Used to express something that is extremely aggravating, frustrating or difficult to endure. Probably borrowed from Hokkien

Frustration Pek Cek To denote exasperation or frustration. Probably borrowed from Hokkien
Terror Balls Drop To denote being frightened, scared or shocked.
Fear Khia-khia To denote being afraid, worried or nervous. Literally “scared scared”. Probably borrowed from Hokkien
Apprehension Kan Cheong To denote being nervous or tense. Probably borrowed from Cantonese
Table 1: Sensitivity cluster
Vigilance On the ball To describe someone who is alert, hardworking and enthusiastic
Anticipation Can’t Wait Same as “Can’t wait” or “looking forward to” in Standard English
Interest Enthu Showing or having eager enjoyment or interest. Truncation of the word ‘Enthusiastic’
Amazement Wah Interjection to denote admiration or awe. Probably borrowed from Chinese
Surprise Alamak Interjection to denote surprise and shock. Probably borrowed from Malay.
Distinction Itchy Finger To denote restlessness or a restive person who does something disruptive out of boredom.
Table 2: Attention cluster
Ecstasy Shiok To denote sheer delight. Probably borrowed from Malay “syok” or from Punjabi “shauk”
Joy Happy like bird To denote one who is overly happy or overjoyed.
Serenity Chill To describe someone who is relaxed or easy-going. From North American informal usage but appears frequently in Singlish context.
Grief Sim Tia / Heart pain Denotes heartache. Literally “heart pain”. Probably borrowed from Hokkien
Sadness Sad Same as “sad” in Standard English
Pensiveness Emo Short form of ‘emotional’, to denote moodiness.
Table 3: Pleasantness cluster
Admiration Suka To like or be fond of. Probably borrowed from Malay
Trust Trust Same as “trust” in Standard English
Acceptance Accept Same as “accept” in Standard English
Loathing Hate Same as “hate” in Standard English
Disgust Erxin To denote disgust. Probably borrowed from Mandarin
Boredom Sian To denote boredom and frustration. Probably borrowed from Hokkien
Table 4: Aptitude cluster

Beyond emotion detection, the Hourglass model is also used for polarity detection tasks. Since polarity is strongly connected to attitudes and feelings, it is defined in terms of the four affective dimensions, according to the formula:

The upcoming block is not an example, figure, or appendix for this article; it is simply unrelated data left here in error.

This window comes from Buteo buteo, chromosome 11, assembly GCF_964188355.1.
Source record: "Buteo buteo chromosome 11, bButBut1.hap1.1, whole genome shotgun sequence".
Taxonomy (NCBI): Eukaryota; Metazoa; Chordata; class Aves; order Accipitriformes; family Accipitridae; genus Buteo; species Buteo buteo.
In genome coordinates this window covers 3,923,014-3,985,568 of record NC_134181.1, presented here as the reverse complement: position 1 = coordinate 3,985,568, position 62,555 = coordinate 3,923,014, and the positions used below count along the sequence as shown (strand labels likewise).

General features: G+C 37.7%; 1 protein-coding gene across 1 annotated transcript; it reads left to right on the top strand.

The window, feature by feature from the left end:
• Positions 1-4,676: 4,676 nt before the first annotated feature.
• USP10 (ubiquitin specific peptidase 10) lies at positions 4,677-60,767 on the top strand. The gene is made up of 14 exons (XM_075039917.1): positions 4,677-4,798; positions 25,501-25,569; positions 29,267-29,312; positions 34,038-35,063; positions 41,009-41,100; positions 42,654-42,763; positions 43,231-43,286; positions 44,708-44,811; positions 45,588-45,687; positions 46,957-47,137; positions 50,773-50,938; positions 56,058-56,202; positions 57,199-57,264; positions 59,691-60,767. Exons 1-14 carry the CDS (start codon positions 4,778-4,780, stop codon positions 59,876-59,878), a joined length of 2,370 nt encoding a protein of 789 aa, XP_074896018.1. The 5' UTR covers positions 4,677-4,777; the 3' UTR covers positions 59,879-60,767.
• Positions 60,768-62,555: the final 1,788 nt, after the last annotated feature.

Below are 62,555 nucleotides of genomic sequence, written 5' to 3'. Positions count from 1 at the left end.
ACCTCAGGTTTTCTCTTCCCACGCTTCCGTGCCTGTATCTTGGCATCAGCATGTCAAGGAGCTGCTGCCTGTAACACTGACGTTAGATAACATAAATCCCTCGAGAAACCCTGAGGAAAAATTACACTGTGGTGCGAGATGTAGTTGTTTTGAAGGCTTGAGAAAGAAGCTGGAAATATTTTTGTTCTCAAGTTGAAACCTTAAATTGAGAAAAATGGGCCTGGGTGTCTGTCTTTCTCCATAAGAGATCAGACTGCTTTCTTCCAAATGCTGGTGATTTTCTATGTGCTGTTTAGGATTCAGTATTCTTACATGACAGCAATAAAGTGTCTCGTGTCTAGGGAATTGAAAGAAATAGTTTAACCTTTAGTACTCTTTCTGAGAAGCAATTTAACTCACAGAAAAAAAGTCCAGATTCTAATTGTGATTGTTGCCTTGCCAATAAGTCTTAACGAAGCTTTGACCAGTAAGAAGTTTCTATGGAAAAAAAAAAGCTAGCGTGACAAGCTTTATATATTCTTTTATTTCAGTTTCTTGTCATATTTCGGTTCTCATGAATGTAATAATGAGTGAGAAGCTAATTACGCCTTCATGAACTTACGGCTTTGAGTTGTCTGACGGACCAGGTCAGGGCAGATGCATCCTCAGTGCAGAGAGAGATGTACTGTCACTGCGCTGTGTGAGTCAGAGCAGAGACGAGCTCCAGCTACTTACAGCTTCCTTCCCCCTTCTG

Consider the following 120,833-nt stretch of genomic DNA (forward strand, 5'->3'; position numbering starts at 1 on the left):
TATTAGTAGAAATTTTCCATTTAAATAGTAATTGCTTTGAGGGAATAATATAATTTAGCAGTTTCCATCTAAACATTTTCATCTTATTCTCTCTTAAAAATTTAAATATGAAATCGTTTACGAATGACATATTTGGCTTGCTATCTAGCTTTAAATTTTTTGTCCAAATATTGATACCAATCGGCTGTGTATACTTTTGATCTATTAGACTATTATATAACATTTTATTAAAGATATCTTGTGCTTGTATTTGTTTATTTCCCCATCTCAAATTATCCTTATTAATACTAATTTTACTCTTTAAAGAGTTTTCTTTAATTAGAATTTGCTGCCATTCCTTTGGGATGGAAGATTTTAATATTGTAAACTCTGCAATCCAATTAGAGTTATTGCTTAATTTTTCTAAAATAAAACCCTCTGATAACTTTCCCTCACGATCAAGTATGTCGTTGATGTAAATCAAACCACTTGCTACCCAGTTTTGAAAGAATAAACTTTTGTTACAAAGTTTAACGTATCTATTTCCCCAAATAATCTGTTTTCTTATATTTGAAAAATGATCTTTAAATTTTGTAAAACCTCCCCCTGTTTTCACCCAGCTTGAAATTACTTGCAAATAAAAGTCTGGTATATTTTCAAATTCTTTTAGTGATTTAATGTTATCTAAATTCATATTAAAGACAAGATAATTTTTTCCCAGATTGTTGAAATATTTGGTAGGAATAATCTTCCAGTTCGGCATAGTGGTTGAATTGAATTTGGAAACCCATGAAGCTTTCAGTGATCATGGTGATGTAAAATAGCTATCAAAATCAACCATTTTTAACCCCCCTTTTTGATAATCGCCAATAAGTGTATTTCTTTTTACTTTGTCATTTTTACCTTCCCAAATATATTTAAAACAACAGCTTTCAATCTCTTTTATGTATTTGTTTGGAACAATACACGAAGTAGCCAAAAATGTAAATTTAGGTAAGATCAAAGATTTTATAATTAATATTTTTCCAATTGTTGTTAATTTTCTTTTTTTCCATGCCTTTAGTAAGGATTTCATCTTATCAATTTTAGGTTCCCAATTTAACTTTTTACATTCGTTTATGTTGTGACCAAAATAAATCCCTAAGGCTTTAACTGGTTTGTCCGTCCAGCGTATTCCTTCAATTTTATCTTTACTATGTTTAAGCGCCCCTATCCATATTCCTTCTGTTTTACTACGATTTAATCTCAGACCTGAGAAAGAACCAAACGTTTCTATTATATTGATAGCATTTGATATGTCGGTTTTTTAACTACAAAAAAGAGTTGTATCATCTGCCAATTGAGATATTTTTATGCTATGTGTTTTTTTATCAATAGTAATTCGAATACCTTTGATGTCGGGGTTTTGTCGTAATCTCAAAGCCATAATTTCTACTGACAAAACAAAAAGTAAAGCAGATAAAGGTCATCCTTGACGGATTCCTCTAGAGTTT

where is an input concept, the total number of concepts, and 3 the normalization factor (as the Hourglass dimensions are defined as float [-1,+1]). In the formula, Attention is taken as absolute value since both its positive and negative intensity values correspond to positive polarity values (e.g., ‘surprise’ is negative in the sense of lack of Attention, but positive from a polarity point of view).

Similarly, Sensitivity is taken as negative absolute value since both its positive and negative intensity values correspond to negative polarity values (e.g., ‘anger’ is positive in the sense of level of activation of Sensitivity, but negative in terms of polarity). Besides practical reasons, the formula is important because it shows a clear connection between polarity (opinion mining) and emotions (sentiment analysis) [2].

5 Developing Singlish Sentiment Lexicon

In this section, we elaborate the development of Singlish Sentiment Lexicon based on the original English SenticNet [4, 9] and its extensions [26, 28]. We first explain the characteristics of Singlish language and concepts before going to the detail of the proposed method.

5.1 Syntactic Features of Singlish Language

This section contains a review of Singlish syntactical features that are relevant to the semantic analysis of the language. While these features characterize the syntax of Singlish, they are by no means compulsory in the grammatical construct of the language. The seemingly free variation of Singlish syntax could be attributed to the syntactical competition between British English, the suprastrate language that forms the grammatical base of Singlish, and substrate languages like Hokkien and Malay that influences the grammatical features of Singlish [29].